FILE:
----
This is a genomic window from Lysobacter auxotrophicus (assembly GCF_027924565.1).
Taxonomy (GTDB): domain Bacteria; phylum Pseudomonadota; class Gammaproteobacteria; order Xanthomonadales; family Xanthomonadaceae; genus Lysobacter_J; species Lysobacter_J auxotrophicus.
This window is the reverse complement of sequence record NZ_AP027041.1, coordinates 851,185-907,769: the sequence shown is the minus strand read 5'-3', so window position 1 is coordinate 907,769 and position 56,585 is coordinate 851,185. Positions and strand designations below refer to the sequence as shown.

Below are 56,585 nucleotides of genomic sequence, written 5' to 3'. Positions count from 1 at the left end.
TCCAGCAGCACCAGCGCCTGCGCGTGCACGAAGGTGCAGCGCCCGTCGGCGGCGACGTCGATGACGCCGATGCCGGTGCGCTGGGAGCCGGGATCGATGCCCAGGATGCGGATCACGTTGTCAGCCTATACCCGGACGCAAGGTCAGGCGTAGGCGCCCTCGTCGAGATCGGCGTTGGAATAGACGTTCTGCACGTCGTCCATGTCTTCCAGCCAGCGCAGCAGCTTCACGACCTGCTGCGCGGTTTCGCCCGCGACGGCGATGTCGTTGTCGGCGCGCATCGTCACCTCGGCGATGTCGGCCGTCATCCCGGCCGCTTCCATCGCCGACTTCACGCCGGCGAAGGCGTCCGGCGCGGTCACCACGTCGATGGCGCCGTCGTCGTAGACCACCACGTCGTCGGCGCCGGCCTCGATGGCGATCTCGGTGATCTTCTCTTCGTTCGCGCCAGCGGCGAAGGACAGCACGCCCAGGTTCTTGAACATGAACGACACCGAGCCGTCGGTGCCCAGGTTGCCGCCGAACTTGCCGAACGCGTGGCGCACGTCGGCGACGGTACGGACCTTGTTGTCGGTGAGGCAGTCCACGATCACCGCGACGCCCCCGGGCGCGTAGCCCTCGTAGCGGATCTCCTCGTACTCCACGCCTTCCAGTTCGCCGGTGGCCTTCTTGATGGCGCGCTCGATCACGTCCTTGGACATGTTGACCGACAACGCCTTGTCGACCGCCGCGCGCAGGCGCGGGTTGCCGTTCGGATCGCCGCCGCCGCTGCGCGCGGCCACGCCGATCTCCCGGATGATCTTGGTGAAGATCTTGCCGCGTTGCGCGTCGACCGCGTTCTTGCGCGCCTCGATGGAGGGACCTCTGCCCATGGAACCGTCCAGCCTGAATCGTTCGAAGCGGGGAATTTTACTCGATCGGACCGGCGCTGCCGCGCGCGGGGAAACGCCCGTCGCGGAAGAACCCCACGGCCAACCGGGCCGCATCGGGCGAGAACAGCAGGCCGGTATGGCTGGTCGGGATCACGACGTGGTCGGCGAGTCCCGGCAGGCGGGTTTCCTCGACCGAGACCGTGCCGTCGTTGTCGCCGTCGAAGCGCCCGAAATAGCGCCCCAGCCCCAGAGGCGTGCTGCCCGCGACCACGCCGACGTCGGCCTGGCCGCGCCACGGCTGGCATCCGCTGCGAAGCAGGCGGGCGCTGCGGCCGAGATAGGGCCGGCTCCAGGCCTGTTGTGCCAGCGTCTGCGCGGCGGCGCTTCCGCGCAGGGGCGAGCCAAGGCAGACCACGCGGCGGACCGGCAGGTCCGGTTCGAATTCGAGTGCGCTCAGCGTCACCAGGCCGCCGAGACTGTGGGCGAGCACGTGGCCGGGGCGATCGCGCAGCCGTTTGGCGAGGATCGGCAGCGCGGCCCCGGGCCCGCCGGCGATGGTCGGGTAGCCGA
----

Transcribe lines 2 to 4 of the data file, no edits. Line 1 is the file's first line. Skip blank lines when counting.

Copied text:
Taxonomy (GTDB): domain Bacteria; phylum Pseudomonadota; class Gammaproteobacteria; order Xanthomonadales; family Xanthomonadaceae; genus Lysobacter_J; species Lysobacter_J auxotrophicus.
This window is the reverse complement of sequence record NZ_AP027041.1, coordinates 851,185-907,769: the sequence shown is the minus strand read 5'-3', so window position 1 is coordinate 907,769 and position 56,585 is coordinate 851,185. Positions and strand designations below refer to the sequence as shown.

Below are 56,585 nucleotides of genomic sequence, written 5' to 3'. Positions count from 1 at the left end.